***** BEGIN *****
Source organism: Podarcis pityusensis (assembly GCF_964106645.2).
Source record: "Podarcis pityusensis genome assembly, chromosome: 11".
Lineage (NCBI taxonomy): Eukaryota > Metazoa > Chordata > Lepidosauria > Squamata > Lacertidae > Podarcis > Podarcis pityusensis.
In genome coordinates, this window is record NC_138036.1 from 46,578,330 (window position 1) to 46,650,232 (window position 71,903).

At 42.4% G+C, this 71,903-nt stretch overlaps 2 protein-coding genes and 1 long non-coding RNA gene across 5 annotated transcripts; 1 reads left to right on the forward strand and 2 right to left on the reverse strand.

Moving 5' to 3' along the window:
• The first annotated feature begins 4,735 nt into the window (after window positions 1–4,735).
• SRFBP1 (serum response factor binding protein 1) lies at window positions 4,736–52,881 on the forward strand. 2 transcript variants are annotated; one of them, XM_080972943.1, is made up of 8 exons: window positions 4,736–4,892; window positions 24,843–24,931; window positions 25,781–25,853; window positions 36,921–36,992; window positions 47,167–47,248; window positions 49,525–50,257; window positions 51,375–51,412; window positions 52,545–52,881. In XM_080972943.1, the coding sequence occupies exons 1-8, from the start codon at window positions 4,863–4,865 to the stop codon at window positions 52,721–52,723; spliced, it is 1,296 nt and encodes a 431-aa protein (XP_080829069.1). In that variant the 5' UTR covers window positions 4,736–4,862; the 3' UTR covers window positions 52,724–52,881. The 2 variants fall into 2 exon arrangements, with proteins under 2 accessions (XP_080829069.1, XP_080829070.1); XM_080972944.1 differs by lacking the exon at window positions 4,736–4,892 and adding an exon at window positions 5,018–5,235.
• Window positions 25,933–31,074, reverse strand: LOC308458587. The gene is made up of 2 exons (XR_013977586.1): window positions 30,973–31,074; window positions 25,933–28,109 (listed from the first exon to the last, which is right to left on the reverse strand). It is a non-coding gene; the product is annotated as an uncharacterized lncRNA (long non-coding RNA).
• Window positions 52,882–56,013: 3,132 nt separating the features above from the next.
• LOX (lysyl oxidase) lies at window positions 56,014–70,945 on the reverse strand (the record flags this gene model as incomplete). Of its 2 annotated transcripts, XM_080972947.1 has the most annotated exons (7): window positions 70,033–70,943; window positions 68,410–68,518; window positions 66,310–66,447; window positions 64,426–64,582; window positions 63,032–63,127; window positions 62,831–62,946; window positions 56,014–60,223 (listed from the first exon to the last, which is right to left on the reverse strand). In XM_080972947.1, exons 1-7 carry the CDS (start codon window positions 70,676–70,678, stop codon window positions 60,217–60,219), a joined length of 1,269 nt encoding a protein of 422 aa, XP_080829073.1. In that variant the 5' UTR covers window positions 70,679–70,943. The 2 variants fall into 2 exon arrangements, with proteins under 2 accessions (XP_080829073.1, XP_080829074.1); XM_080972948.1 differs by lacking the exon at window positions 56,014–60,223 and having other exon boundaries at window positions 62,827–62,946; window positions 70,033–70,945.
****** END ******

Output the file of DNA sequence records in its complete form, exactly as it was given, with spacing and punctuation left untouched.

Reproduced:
Source organism: Podarcis pityusensis (assembly GCF_964106645.2).
Source record: "Podarcis pityusensis genome assembly, chromosome: 11".
Lineage (NCBI taxonomy): Eukaryota > Metazoa > Chordata > Lepidosauria > Squamata > Lacertidae > Podarcis > Podarcis pityusensis.
In genome coordinates, this window is record NC_138036.1 from 46,578,330 (window position 1) to 46,650,232 (window position 71,903).

At 42.4% G+C, this 71,903-nt stretch overlaps 2 protein-coding genes and 1 long non-coding RNA gene across 5 annotated transcripts; 1 reads left to right on the forward strand and 2 right to left on the reverse strand.

Moving 5' to 3' along the window:
• The first annotated feature begins 4,735 nt into the window (after window positions 1–4,735).
• SRFBP1 (serum response factor binding protein 1) lies at window positions 4,736–52,881 on the forward strand. 2 transcript variants are annotated; one of them, XM_080972943.1, is made up of 8 exons: window positions 4,736–4,892; window positions 24,843–24,931; window positions 25,781–25,853; window positions 36,921–36,992; window positions 47,167–47,248; window positions 49,525–50,257; window positions 51,375–51,412; window positions 52,545–52,881. In XM_080972943.1, the coding sequence occupies exons 1-8, from the start codon at window positions 4,863–4,865 to the stop codon at window positions 52,721–52,723; spliced, it is 1,296 nt and encodes a 431-aa protein (XP_080829069.1). In that variant the 5' UTR covers window positions 4,736–4,862; the 3' UTR covers window positions 52,724–52,881. The 2 variants fall into 2 exon arrangements, with proteins under 2 accessions (XP_080829069.1, XP_080829070.1); XM_080972944.1 differs by lacking the exon at window positions 4,736–4,892 and adding an exon at window positions 5,018–5,235.
• Window positions 25,933–31,074, reverse strand: LOC308458587. The gene is made up of 2 exons (XR_013977586.1): window positions 30,973–31,074; window positions 25,933–28,109 (listed from the first exon to the last, which is right to left on the reverse strand). It is a non-coding gene; the product is annotated as an uncharacterized lncRNA (long non-coding RNA).
• Window positions 52,882–56,013: 3,132 nt separating the features above from the next.
• LOX (lysyl oxidase) lies at window positions 56,014–70,945 on the reverse strand (the record flags this gene model as incomplete). Of its 2 annotated transcripts, XM_080972947.1 has the most annotated exons (7): window positions 70,033–70,943; window positions 68,410–68,518; window positions 66,310–66,447; window positions 64,426–64,582; window positions 63,032–63,127; window positions 62,831–62,946; window positions 56,014–60,223 (listed from the first exon to the last, which is right to left on the reverse strand). In XM_080972947.1, exons 1-7 carry the CDS (start codon window positions 70,676–70,678, stop codon window positions 60,217–60,219), a joined length of 1,269 nt encoding a protein of 422 aa, XP_080829073.1. In that variant the 5' UTR covers window positions 70,679–70,943. The 2 variants fall into 2 exon arrangements, with proteins under 2 accessions (XP_080829073.1, XP_080829074.1); XM_080972948.1 differs by lacking the exon at window positions 56,014–60,223 and having other exon boundaries at window positions 62,827–62,946; window positions 70,033–70,945.